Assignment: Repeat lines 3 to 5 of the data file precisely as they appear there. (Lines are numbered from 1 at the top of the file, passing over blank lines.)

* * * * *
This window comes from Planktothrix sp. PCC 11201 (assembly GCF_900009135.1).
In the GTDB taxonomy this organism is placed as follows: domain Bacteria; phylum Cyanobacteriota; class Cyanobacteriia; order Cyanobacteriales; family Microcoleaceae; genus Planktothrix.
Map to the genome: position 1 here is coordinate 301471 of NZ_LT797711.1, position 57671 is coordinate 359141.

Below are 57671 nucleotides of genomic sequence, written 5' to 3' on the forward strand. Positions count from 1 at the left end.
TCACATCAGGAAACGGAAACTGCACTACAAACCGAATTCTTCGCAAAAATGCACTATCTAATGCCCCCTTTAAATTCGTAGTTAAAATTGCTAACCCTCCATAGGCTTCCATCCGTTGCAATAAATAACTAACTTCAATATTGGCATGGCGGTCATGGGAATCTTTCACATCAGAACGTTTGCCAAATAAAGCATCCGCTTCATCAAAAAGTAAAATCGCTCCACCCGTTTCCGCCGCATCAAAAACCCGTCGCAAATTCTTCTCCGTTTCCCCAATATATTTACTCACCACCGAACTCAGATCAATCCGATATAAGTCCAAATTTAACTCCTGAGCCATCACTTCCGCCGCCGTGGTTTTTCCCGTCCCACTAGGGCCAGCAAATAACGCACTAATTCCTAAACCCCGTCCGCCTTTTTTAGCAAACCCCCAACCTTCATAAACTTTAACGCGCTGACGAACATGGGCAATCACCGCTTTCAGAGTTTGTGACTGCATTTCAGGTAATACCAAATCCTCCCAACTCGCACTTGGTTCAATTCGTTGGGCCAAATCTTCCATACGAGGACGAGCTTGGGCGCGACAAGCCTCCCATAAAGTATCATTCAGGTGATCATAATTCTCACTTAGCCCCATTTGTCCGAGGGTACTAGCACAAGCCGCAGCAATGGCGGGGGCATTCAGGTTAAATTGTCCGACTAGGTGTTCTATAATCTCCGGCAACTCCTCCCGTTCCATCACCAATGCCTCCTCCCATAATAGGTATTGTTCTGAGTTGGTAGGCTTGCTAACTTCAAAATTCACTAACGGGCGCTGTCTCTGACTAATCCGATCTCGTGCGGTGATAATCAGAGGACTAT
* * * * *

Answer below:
Map to the genome: position 1 here is coordinate 301471 of NZ_LT797711.1, position 57671 is coordinate 359141.

Below are 57671 nucleotides of genomic sequence, written 5' to 3' on the forward strand. Positions count from 1 at the left end.
TCACATCAGGAAACGGAAACTGCACTACAAACCGAATTCTTCGCAAAAATGCACTATCTAATGCCCCCTTTAAATTCGTAGTTAAAATTGCTAACCCTCCATAGGCTTCCATCCGTTGCAATAAATAACTAACTTCAATATTGGCATGGCGGTCATGGGAATCTTTCACATCAGAACGTTTGCCAAATAAAGCATCCGCTTCATCAAAAAGTAAAATCGCTCCACCCGTTTCCGCCGCATCAAAAACCCGTCGCAAATTCTTCTCCGTTTCCCCAATATATTTACTCACCACCGAACTCAGATCAATCCGATATAAGTCCAAATTTAACTCCTGAGCCATCACTTCCGCCGCCGTGGTTTTTCCCGTCCCACTAGGGCCAGCAAATAACGCACTAATTCCTAAACCCCGTCCGCCTTTTTTAGCAAACCCCCAACCTTCATAAACTTTAACGCGCTGACGAACATGGGCAATCACCGCTTTCAGAGTTTGTGACTGCATTTCAGGTAATACCAAATCCTCCCAACTCGCACTTGGTTCAATTCGTTGGGCCAAATCTTCCATACGAGGACGAGCTTGGGCGCGACAAGCCTCCCATAAAGTATCATTCAGGTGATCATAATTCTCACTTAGCCCCATTTGTCCGAGGGTACTAGCACAAGCCGCAGCAATGGCGGGGGCATTCAGGTTAAATTGTCCGACTAGGTGTTCTATAATCTCCGGCAACTCCTCCCGTTCCATCACCAATGCCTCCTCCCATAATAGGTATTGTTCTGAGTTGGTAGGCTTGCTAACTTCAAAATTCACTAACGGGCGCTGTCTCTGACTAATCCGATCTCGTGCGGTGATAATCAGAGGACTAT